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Gumbo – The One Word That Sums Up New Orleans

Who’d a thunk that as you are sitting slurping down that lovely brown, thick, chunky, spicy gumbo you are really chowing down on a history lesson about all things New Orleans.

Gumbo – The One Word That Sums Up New Orleans

Jazz musicians Kermit Ruffins and Danny Barker...

Marco Werman of NPR came down for a visit to radio station WWNO and did a nice little piece about the city. Here is an excerpt from his article on NPR website:

… New Orleans’ two best known cultural contributions to America – music and food – express multiple layers of meaning in this city.

Think jazz.

Think gumbo.

And whenever new people come to New Orleans, the words and the music and the food evolve. When you listen to trumpeter Kermit Ruffins performing at the Bullet’s Sports Bar in the city’s seventh ward, it’s easy to forget that all this comes out of a few hundreds years of history.

“You know, it’s like “there’s no place quite like this place, so this must be the place”? There is no place in the United States quite like this place. Southern Louisiana,” says New Orleans food historian Jessica B. Harris. “This is a place that has been French, then Spanish, then French, then American. That’s a lot of stuff going on.”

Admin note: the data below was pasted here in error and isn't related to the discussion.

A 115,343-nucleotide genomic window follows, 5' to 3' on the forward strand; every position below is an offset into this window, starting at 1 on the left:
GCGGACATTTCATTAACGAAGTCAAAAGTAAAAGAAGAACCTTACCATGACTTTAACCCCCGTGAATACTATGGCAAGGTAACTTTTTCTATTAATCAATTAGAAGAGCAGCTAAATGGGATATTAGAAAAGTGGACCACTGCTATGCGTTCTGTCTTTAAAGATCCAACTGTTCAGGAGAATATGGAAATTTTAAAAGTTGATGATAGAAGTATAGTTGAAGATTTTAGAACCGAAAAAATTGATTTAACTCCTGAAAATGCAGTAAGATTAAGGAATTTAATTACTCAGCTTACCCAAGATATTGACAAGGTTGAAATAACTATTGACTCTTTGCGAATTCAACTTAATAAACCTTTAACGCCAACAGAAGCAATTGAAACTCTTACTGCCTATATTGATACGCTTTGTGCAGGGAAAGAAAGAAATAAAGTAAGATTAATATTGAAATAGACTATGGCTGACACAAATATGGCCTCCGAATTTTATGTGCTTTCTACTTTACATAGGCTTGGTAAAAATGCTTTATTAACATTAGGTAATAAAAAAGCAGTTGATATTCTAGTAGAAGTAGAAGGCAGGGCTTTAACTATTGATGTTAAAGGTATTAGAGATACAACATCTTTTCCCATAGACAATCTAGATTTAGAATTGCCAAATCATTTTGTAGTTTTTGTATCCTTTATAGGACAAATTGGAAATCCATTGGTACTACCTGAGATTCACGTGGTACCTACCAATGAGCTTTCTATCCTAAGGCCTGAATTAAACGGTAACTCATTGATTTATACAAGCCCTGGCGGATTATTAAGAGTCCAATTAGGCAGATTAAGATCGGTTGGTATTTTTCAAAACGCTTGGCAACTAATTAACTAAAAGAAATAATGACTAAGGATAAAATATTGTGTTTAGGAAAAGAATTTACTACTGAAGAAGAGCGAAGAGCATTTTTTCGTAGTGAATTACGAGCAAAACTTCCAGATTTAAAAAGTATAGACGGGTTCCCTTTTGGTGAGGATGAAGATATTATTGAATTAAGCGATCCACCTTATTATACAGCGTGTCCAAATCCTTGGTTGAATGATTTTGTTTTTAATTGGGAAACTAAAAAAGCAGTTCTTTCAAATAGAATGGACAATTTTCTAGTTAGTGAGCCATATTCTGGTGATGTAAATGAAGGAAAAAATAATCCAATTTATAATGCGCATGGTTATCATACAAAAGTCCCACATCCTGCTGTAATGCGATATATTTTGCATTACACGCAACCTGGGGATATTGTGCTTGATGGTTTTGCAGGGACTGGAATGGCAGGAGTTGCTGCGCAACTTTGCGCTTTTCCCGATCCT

“It is that place where things mix. People often have referred to the culture of New Orleans as a gumbo,” Harris says.

 The origin of the word gumbo is from Ghana where ‘gombo’ means okra. And okra is just one of the ingredients in a good gumbo. So whenever I eat gumbo I see it as the one part of our unique cuisine that reflects that true essence of New Orleans. So many influences, such a great flavor.

Allen Toussaint has a little song that reflects this essence of the Crescent City:

“A yankee saw a crawfish called it a baby lobster
We laughed so hard we nearly busted our sides.

But when he tasted the difference he started raving so much he got a southern welcome arms open wide.

Imagine boudin cooking.
Imagine cracklins cracklin.
Almost enough cayenne to water your eyes.

But in the midst of all this fine southern cuisine, I’ll take the crawfish everyday, everytime.

Laissez laissez bons temps rouler.
Laissez laissez bons temps rouler.
Laissez laissez bons temps rouler.

I could eat crawfish everyday.
I could eat crawfish everyday.”

And although I personally would not want to eat crawfish every day, I know what he means.

Posted in New Orleans Culture, New Orleans Food, New Orleans History, New Orleans Life, New Orleans Music.

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